Once you move your data warehouse to its own database or its own database server, you can also start to replicate the data warehouse. For example, let’s say that you have an OLTP that works worldwide but you have management in offices in different parts of the world. You can reduce network traffic by having all reporting (and what else do managers do??) run on a local network against a local data warehouse. This only works if you don’t have to update the date warehouse more than a few times a day.

Where you put your data warehouse is important, I suggest that you start small and work your way up as the needs dictate.

posted on Wednesday, September 1, 2010 5:39:54 AM (Eastern Daylight Time, UTC-04:00)  #    Comments [0] Trackback
# Tuesday, August 31, 2010

See also:

In Part I we looked at when you should build your data warehouse and concluded that you should build it sooner rather than later to take advantage of reporting and view optimization. Today we will look at your options to build your data warehouse schema.

When architecting a data warehouse, you have two basic options: build a flat “reporting” table for each operation you are performing, or build with BI/cubes in mind and implement a “star” or “snowflake” schema. Let’s take a quick look at the first option and then we will take a look at the star and snowflake schemas.

Whenever the business requests a complex report, developers usually slow down the system with a complex SQL statement or operation. For example, pretend in our order entry system (OLTP) the business wants a report that says this: show me the top ten customers in each market including their overall rank. You would usually have to perform a query like this:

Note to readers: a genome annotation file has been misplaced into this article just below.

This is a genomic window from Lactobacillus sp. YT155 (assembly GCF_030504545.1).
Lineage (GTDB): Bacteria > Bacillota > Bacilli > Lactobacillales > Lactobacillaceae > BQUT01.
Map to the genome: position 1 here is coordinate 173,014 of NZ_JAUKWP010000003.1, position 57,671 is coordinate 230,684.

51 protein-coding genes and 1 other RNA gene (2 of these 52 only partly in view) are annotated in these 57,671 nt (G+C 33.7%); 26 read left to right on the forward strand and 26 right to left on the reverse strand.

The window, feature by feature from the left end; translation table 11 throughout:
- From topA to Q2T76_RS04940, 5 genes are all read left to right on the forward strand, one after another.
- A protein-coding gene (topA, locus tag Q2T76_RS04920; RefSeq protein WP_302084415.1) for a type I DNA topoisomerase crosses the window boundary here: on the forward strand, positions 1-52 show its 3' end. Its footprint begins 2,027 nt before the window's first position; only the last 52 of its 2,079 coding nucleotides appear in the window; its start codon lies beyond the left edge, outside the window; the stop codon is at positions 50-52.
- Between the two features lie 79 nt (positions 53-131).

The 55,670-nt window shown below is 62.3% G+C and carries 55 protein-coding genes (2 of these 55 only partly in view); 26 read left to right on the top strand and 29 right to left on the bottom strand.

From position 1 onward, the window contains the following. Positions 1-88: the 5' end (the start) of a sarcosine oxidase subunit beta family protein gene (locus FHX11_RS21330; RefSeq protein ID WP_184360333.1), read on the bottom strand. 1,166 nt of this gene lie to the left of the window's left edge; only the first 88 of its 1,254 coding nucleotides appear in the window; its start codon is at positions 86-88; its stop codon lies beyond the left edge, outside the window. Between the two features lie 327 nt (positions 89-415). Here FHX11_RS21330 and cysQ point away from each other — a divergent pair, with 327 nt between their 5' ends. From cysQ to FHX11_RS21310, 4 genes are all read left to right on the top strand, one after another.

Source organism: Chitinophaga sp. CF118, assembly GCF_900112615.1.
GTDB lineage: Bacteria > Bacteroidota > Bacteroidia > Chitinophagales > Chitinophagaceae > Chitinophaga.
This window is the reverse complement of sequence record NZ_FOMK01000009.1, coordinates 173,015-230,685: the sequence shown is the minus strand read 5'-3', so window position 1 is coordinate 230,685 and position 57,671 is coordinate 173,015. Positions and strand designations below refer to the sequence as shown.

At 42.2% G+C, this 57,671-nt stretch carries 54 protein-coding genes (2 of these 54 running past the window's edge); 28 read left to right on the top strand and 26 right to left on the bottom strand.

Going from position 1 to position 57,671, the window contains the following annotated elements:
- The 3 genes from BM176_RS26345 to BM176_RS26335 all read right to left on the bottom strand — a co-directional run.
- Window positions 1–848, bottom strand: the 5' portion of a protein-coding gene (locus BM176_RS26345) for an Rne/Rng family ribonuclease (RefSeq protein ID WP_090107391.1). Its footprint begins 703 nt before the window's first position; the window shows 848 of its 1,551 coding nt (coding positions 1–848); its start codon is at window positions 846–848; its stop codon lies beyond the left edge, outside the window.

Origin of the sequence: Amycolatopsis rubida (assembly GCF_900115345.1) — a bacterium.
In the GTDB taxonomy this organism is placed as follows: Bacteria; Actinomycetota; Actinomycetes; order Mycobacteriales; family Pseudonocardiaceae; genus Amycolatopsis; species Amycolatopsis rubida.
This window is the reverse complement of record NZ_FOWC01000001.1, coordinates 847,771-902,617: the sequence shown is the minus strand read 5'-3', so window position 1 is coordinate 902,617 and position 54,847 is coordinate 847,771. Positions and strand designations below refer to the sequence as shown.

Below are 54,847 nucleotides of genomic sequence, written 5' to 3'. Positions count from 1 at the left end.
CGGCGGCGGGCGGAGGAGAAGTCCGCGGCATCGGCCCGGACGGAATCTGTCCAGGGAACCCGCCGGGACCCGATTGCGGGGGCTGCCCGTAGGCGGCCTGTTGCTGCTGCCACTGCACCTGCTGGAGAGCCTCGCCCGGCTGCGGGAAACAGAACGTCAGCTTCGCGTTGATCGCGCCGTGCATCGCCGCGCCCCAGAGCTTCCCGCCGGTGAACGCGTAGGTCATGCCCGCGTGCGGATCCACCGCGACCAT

1. Complex joins for unique customer
  2. Rollup the sales
  3. Ranking functions to determine overall rank
  4. Partition functions to segment the rank by country
  5. Standard aggregates to get the sales
  6. Dump all of this to a work table in order to pull out the top 10 (if you don’t do this, you will lose the overall rank)

A typical SQL statement to do steps 1-5 would look like this:

With CTETerritory
   Select cr.Name as CountryName, CustomerID, 
                Sum(TotalDue) As TotalAmt
   From Sales.SalesOrderHeader soh 
   inner join Sales.SalesTerritory ter
   on soh.TerritoryID=ter.TerritoryID
   inner join Person.CountryRegion cr 
   on cr.CountryRegionCode=ter.CountryRegionCode
   Group By cr.Name, CustomerID
Select *, Rank() Over (Order by TotalAmt DESC) as OverallRank,
Rank() Over
     (Partition By CountryName Order By TotalAmt DESC,
            CustomerID DESC) As NationalRank
From CTETerritory

Argh! No wonder developers hate SQL and want to use ORMs! (I challenge the best ORM to make this query!)